Level Up By Analyzing Grammar

Level Up By Analyzing Grammar

Learning, and even mastering, grammar is an essential skill, and your classroom can be an integral part of this journey for your students. As teachers, we can take the novels we read in class to another level by analyzing the grammar within them. This activity will help students both comprehend the novel in a more significant way and also understand the importance of grammar in their everyday lives.

1. Have students look for keywords they don’t recognize.

Spelling and vocabulary are prominent components when it comes to understanding grammar. Vocabulary and spelling are easily taught through the novels you teach. When your students take note of words they do not recognize, they are increasing their vocabulary comprehension, and their writing will improve because of it.

2. Analyze the types of sentence structures found in the novel.

Building sentences, and seeing how sentences work, is really important for your students to understand in their journey to mastering grammar mechanics. Novels are an excellent way to find different kinds of sentences because since they are more extended pieces of text, there are a variety of sentences for your students to analyze. For example, you could show them Maya Angelou’s I Know Why the Caged Bird Sings and point out the rhythm of the sentences and the balance between shorter and longer sentences.

Level Up By Analyzing Grammar

3. Read important parts of the novels aloud.

I cannot stop recommending reading out loud to your class because it is so crucial for them to hear the words they are reading. When you read out loud, or even have your students read out loud to the class, they will be able to listen to the grammar itself working, and their comprehension will grow. Find parts of the novel that experiment with different grammar techniques so that your students can listen to, or read out loud, the correct way to write.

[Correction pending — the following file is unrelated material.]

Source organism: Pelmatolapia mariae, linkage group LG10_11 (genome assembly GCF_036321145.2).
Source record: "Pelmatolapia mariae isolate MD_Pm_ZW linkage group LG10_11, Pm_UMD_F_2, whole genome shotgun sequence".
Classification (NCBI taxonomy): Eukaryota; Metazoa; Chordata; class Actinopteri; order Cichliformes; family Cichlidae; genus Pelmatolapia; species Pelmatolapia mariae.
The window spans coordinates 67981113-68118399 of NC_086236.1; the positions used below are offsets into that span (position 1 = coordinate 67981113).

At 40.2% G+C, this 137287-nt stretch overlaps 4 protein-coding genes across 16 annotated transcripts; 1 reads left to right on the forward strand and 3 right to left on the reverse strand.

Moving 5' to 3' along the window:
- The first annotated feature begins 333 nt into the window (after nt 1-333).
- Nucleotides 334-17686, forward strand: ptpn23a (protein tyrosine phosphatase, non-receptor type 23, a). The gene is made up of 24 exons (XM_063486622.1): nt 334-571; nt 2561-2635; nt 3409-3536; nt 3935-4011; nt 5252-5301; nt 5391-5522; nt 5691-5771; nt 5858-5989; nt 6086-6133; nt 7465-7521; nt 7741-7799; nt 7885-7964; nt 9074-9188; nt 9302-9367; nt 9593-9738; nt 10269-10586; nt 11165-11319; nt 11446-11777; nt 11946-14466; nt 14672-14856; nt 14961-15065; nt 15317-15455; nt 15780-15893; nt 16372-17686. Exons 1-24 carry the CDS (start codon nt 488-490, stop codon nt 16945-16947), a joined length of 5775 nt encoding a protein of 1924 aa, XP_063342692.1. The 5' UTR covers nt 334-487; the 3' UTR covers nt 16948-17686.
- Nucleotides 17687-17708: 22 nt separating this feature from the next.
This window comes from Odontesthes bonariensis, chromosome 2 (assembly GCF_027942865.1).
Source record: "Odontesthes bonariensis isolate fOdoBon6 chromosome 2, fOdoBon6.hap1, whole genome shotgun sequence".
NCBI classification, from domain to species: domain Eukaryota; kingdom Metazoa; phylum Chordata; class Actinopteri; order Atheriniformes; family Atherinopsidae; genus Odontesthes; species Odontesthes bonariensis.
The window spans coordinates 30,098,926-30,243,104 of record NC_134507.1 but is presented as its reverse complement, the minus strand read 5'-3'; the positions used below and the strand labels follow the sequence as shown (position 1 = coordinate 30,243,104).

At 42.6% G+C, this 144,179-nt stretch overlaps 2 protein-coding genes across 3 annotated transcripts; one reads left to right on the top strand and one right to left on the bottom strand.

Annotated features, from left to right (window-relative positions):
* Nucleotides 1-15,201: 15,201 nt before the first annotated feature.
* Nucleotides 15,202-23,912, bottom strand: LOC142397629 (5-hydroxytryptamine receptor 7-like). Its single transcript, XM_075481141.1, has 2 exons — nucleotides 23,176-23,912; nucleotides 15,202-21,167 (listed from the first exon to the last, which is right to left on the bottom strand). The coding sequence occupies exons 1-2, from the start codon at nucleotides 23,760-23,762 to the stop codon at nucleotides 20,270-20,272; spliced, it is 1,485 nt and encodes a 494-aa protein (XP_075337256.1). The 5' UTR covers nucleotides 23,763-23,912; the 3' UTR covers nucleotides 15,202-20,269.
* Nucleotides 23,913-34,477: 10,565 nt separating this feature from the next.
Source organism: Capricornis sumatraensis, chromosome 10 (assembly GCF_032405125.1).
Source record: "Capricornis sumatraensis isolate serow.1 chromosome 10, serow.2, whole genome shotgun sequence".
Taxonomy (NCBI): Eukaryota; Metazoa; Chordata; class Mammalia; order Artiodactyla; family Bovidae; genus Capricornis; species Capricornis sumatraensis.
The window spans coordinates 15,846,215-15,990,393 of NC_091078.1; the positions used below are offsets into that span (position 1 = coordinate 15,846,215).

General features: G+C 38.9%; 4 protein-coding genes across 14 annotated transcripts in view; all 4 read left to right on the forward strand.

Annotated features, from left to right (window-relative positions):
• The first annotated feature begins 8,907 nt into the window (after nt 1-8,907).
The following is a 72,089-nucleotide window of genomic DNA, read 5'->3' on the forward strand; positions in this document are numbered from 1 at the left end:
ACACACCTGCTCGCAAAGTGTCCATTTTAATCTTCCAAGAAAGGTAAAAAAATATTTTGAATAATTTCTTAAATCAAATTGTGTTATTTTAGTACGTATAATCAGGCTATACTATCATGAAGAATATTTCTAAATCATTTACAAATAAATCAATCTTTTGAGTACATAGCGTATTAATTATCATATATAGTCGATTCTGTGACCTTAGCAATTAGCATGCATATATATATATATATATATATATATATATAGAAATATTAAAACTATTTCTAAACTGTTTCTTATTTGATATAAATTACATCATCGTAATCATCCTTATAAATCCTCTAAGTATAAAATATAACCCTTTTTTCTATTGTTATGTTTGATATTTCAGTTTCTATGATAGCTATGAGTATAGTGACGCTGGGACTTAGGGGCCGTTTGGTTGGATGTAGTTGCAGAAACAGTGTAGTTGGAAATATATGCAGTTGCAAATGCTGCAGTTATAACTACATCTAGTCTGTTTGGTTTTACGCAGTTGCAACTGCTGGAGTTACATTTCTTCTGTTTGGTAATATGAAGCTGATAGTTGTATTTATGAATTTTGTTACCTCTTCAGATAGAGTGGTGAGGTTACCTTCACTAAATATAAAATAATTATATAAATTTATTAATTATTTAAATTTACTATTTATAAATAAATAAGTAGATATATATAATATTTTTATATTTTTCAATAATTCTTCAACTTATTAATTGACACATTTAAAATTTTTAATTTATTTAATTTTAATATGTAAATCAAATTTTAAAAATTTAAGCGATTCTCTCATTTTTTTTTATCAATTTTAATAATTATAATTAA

4. Assign a few paragraphs on their thoughts on the novel.

Have your students write about what they think of the novel, good and bad, as a homework assignment or as an in-class assignment, and then go back to the assignment a few days later to have them edit their work. Have them point out sentences they can improve with new skills they have recently learned. This way you can have students think about what they are learning in the books you read and also what they are learning in a more mechanical sense.

5. Choose a mechanic for students to search for in the novel.

Take one grammar mechanic, a part of speech or punctuation; you want your students to really understand and have them analyze the book to find the places it is located in. You could make it a game, and have them interested in locating this mechanic. After they see it in the book several times, ask them what makes this mechanic important. Why did the author place it there? What is the significance of the number of times it is found in similar locations?

6. Give students time to write their own personal questions about grammar.

Before the unit begins, have your students come ready with questions about the mechanics of writing. This way, you know what they are struggling with and what they need the most help with. You can then later use the best questions in your lessons. Sometimes students won’t say what they are struggling with, and if you give them the opportunity to come forward with their struggles, you can better adapt the lessons to their personal questions.

Level Up By Analyzing Grammar



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